Study: Internet Homes Watching More TV

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A recent study conducted by Nielsen Media Research for
Discovery Networks U.S. showed that the Internet has less impact on television viewing
than originally thought.

And although this has cable-television executives
rejoicing, not everyone was convinced that the data were accurate.

According to the study, which measured television
viewership in homes with Internet access, households-using-television levels increased 1.8
percent in Internet homes during the fall of 1997, compared with the same period in 1996.

During primetime, HUT levels were up 1.2 percent in
Internet households, while they were flat in overall TV households. During the fringe time
period (Monday through Friday, 3 p.m. to 8 p.m.), Internet-home viewing levels rose 1.1
percent, compared with a 0.7 percent increase in total TV households.

More striking, however, was the fact that upscale Internet
households ($50,000-plus in annual income) had total-day and primetime viewing increases
of 3.3 percent and 1.9 percent, respectively. In addition, television viewing by people
aged 12 to 24 dropped by nearly 7 percent during the period.

Discovery analyzed the television-viewing levels of 389
homes with Internet access during the fall of 1997, compared with viewing levels during
the prior year, when about 40 percent of those homes would not have had Internet access.

Bob Igiel, executive vice president of Young & Rubicam
in New York, doubted that any of the Discovery-commissioned study would be useful, based
on the small sample taken.

"No conclusions can be reached by sampling 389
people," Igiel said. "I don't think that's an indication of anything.
It's illogical to think that the time that you have to spend on the Internet
wouldn't impact on some television viewing. It may not, but it's
counterintuitive."

Despite Igiel's comments, most cable executives were
pleased with the study's results. And although young viewers were watching less TV in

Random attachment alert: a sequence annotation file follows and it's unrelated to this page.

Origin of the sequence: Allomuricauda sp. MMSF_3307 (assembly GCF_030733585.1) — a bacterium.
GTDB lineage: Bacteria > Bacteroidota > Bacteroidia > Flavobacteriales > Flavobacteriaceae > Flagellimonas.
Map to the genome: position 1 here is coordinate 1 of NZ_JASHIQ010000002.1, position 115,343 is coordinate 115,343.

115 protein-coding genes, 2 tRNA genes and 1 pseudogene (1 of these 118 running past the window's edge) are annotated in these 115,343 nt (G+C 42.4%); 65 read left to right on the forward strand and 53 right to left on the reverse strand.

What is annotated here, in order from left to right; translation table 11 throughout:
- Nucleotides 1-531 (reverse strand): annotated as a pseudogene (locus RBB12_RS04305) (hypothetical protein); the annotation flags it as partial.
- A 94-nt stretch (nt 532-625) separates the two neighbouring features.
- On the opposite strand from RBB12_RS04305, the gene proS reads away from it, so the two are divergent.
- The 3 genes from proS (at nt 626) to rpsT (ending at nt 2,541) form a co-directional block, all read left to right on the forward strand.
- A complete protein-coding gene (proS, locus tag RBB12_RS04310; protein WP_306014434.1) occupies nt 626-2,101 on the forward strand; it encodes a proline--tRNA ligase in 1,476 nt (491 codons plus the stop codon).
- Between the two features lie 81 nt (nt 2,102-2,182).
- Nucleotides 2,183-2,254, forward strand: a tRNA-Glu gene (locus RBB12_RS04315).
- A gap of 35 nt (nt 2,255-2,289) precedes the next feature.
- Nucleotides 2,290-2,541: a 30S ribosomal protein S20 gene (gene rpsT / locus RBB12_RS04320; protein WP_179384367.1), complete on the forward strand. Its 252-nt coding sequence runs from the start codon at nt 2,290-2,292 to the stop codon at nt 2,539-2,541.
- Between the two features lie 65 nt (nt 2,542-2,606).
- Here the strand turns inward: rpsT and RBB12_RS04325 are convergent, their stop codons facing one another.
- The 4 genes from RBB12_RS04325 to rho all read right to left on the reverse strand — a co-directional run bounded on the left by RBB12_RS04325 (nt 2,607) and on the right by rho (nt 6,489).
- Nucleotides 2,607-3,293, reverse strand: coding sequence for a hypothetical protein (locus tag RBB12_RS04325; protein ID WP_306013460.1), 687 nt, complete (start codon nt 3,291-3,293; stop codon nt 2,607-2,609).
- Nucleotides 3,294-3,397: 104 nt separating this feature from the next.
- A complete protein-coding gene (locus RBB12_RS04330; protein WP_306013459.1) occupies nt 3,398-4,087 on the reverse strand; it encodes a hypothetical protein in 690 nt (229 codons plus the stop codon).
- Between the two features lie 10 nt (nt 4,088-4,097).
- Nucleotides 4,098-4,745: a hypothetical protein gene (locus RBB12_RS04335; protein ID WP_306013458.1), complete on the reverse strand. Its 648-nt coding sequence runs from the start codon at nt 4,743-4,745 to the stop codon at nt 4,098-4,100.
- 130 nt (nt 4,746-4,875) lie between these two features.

general, many in the cable industry believe that they are watching more cable networks and
fewer broadcast stations.

Betsy Frank, executive vice president of research at MTV
Networks, said that although she has not seen the entire study, she was pleased with the
preliminary results.

She added that in a similar study conducted by MTVN earlier
this year, it was found that the teen market -- the one most sought after by advertisers
-- is increasingly moving to cable networks.

"Kids and teens are the greatest multitaskers,"
Frank said. "They are more likely to use multiple media forms. Even though the
technology concepts are in the future, that behavior is here today."

Ingrid Gorman, director of programming research for
Discovery, cited another Nielsen study -- Nielsen's "Total Sources Viewing
Report" -- which showed that cable drew higher ratings and shares among teens than
broadcast did on a total-day basis in November 1997, the same period during which
Discovery's Internet study was conducted.

According to the Total Sources Viewing Report, broadcast
affiliates had a 1.4 percent rating and a 29 percent share among teens, while cable had a
1.7 percent rating and a 35 percent share.

And there are reams of research to back up the claim that
cable networks have a high percentage of young viewers. Franks pointed to a study
conducted by MTVN that asked children which channel they turned to first. An overwhelming
majority answered Nickelodeon, the children's network owned by MTVN.

"Here, we have a habit that kids are growing up
with," Frank said. "They are more comfortable with more channels and more
choices."

How that will translate into advertising dollars remains to
be seen. And not everyone is convinced that the Internet isn't taking away viewers
from both broadcast and cable.

Jon Mandel, senior vice president of Grey Advertising Inc.
in New York, said the 12-to-24 age group is one of the most difficult demographic
categories to accurately measure. Mandel also expressed some doubt that kids are turning
more to cable networks over broadcast.

"You've got some really serious research issues
when you research that demographic," Mandel said. "Name me a parent who knows
what their kids are doing at this very moment.

"This is not a cable-versus-network issue,"
Mandel added. "It is types of programming. Kids don't care if they're
watching network or cable. They have no allegiance to any cable network or broadcast
network."

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